No Grit and No Noxious Fumes in This Foundry

Article re-posted from NY Times. Original article link here

FOUNDRIES have earned a gritty image of super-hot furnaces, molten lead and other metals, and noxious fumes and dust.

But these days, some foundries are winning green labels because they use cleaner materials and new machines and processes that have sharply reduced toxic waste.

SA Baxter, a small manufacturer of high-end doorknobs, hinges and other architectural hardware, is one example. At Baxter’s factory in Chester, N.Y., about 60 miles north of New York City, no lead is used, no wastewater is produced, almost no emissions are released into the atmosphere, and many of the materials used are recycled.

Scott A. Baxter, who previously started and sold telecommunications and Internet companies, opened the foundry three years ago because he could not find the detailed architectural hardware he wanted for his new home in Bergen County, N.J. Producing eco-friendly fixtures was not his primary goal

But as he outfitted his 10,000-square-foot factory, he discovered, like a growing number of manufacturers, that it was only marginally more expensive to use lead-free materials and that pricier eco-friendly machinery quickly paid for itself.

“If you can do it green, you should,” said Mr. Baxter, standing on the near-spotless factory floor, where 24 engineers and artisans work. “The technology is changing, and that enables you to be green.”The founder of the company, Scott Baxter, sees his reflection in brass.

Baxter is not the only foundry using cleaner techniques. Makers of products like auto parts, jet engines and medical devices use some of the same technology. But the companies often do not sell directly to consumers and are not necessarily marketed as green.

“A lot of the things Baxter’s doing are already employed by many of our foundries,” said Michael Perry, executive director of the Investment Casting Institute, an industry group. “We have several members that make orthopedic implants and you can practically eat off the floor” of their factories.

Eco Brass last week cost about $2.35 a pound, 20 cents more than brass made with lead, according to Ivan Betcherman, a salesman at Ingot Metal. But it is about 40 cents cheaper than the other lead-free copper base alloys that contain bismuth, a lead substitute, he said.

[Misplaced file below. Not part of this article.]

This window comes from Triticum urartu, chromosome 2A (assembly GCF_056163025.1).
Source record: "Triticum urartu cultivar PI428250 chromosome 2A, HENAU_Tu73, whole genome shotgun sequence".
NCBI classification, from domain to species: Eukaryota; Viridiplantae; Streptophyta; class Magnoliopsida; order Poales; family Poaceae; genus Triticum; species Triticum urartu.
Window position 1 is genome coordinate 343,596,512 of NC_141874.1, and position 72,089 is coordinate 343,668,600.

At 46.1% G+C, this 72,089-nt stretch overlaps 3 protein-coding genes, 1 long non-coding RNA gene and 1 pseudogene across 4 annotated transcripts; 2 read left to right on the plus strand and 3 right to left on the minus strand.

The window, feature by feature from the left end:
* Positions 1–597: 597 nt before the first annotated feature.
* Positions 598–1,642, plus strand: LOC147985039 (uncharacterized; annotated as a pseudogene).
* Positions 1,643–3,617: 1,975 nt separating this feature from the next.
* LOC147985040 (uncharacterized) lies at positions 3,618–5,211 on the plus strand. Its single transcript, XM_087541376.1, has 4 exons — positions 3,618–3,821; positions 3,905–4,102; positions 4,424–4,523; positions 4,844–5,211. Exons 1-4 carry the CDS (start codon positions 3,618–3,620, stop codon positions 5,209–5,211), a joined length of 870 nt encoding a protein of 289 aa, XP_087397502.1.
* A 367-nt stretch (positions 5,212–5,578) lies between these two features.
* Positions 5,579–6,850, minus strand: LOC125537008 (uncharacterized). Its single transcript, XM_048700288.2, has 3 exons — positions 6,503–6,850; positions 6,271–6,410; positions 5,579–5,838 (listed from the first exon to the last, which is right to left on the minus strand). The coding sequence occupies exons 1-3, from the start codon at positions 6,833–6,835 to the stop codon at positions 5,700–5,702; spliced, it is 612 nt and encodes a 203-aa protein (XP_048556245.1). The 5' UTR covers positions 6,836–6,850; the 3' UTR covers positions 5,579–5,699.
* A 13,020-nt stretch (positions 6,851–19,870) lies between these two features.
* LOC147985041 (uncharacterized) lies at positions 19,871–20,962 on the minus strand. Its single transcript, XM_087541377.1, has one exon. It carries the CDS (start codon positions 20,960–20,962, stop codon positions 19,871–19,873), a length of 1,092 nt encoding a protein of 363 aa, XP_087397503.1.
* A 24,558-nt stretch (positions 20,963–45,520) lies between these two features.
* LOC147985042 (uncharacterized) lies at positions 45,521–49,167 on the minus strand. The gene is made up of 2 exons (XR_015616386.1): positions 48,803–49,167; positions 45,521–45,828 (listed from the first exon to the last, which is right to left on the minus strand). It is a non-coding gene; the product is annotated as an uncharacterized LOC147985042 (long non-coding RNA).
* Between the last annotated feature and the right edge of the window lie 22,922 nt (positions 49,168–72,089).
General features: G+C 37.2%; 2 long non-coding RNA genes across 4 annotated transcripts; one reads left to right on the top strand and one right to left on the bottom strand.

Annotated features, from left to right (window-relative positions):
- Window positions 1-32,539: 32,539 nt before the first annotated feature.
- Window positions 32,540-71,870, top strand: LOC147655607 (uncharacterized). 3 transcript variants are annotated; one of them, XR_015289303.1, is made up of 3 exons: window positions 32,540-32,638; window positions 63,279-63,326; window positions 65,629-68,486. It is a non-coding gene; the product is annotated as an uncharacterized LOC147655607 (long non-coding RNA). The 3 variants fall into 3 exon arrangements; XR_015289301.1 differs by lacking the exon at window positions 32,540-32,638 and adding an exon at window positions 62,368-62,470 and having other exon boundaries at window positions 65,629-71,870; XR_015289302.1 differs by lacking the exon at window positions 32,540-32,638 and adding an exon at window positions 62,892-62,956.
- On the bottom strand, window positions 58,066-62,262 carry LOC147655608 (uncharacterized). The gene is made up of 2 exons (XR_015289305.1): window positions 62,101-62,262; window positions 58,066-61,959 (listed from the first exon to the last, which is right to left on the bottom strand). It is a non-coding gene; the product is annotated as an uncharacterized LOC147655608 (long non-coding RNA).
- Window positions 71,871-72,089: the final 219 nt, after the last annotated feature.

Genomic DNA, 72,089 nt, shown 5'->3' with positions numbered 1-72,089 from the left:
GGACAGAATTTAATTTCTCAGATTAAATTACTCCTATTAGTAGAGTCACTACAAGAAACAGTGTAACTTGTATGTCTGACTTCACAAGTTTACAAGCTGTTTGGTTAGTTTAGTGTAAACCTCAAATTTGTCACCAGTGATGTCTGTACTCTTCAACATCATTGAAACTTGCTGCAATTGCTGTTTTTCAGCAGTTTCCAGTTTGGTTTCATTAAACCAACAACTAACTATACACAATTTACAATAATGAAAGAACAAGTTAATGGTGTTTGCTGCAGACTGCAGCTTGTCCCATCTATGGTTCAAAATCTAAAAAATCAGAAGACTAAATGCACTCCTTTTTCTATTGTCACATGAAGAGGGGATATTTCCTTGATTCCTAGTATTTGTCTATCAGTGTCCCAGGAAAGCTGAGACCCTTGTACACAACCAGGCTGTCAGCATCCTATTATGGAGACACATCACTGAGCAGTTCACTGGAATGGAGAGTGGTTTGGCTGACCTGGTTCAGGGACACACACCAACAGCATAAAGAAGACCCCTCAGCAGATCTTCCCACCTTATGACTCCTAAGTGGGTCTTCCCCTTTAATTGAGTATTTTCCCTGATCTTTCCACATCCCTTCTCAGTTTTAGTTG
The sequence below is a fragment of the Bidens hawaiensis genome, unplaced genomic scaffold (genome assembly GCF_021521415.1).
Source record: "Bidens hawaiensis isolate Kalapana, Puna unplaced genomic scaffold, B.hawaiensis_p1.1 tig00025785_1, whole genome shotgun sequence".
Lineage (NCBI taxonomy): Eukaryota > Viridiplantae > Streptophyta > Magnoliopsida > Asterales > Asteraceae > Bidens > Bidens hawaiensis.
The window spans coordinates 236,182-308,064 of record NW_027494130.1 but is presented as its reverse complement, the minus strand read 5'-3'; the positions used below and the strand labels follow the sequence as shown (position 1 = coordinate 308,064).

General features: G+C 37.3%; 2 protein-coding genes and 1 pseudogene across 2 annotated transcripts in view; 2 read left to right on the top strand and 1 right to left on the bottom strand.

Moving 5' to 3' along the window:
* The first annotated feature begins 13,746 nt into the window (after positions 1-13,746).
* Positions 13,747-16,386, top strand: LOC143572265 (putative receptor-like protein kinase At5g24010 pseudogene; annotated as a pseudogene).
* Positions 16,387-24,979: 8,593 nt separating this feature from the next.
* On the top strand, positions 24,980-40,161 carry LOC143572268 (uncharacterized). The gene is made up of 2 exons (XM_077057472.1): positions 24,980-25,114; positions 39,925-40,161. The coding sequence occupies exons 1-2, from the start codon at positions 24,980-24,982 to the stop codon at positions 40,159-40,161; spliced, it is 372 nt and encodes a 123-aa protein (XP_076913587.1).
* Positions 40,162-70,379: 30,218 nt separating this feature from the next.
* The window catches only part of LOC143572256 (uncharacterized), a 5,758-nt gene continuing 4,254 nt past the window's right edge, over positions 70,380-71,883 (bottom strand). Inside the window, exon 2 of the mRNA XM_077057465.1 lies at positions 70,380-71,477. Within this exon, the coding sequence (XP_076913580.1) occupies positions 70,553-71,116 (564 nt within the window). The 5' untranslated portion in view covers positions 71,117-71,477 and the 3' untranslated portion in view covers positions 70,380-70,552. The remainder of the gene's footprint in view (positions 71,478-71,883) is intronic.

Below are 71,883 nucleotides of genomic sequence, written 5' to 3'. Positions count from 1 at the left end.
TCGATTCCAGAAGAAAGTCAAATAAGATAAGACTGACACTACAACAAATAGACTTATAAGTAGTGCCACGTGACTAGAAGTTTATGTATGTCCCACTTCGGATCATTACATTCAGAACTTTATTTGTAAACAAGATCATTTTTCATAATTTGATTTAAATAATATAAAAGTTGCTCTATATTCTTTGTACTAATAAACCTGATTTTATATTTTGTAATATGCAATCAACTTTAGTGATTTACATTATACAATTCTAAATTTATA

The gap in price between Eco Brass and leaded brass has also narrowed in the past half year because much of the lead used in brass is recovered from items like car radiators. With auto production down, there is less lead to recover, and ingot makers have had to find more expensive alternatives.

Using Eco Brass not only eliminates lead fumes but reduces hauling costs because sand used in foundries costs less to dispose of when it does not contain lead, Mr. Betcherman said. The processing also uses less energy. The melting point for Eco Brass is about 300 degrees Fahrenheit lower than that of other lead-free alloys, which means furnaces do not have to be as hot.

“If you’re pouring leaded alloys, you have huge capital expenditures to prevent lead from getting into the atmosphere,” Mr. Betcherman said. “But a smaller foundry, rather than spending millions on lead prevention, can use lead-free alloys and concentrate on business.”

To further prevent emissions, Baxter injects nitrogen into its furnace when melting wax molds. This starves the air of oxygen and prevents smoke from forming. The company also installed an after-burner in the furnace, which works like a catalytic converter in a car to cleanse fumes that seep through.

In all, Mr. Baxter estimated that if his factory ran 24 hours a day every day for a year, it would produce less than half the emissions that a Toyota Camry does in a year.

The Baxter factory produces no wastewater because all the liquids used in the plating process are reused. And it opts for acid-based baths that are safe enough that Mr. Baxter casually dunked his hand in them to prove the point.

The company has a clean record at the New York State Department of Environmental Conservation, which has not found any violations at the foundry.

Foundries, of course, are joining a host of manufacturers, from the likes of 3M and DuPont as well as clothing makers like Patagonia and food companies like Stonyfield Farms in using green technology. “Reducing waste and saving money can work for anyone,” said Glenn Croston, author of the book “75 Green Businesses.” “And for a lot of businesses, it is the difference between being competitive or not.”

Being green is about more than the competition. Environmental rules are becoming more strict, so investing in cleaner technology now could prevent retooling later.

“These upfront expenses will and have been a benefit to us overall,” Mr. Baxter said. “We have gotten our payback in our three very short years of existence and then some.”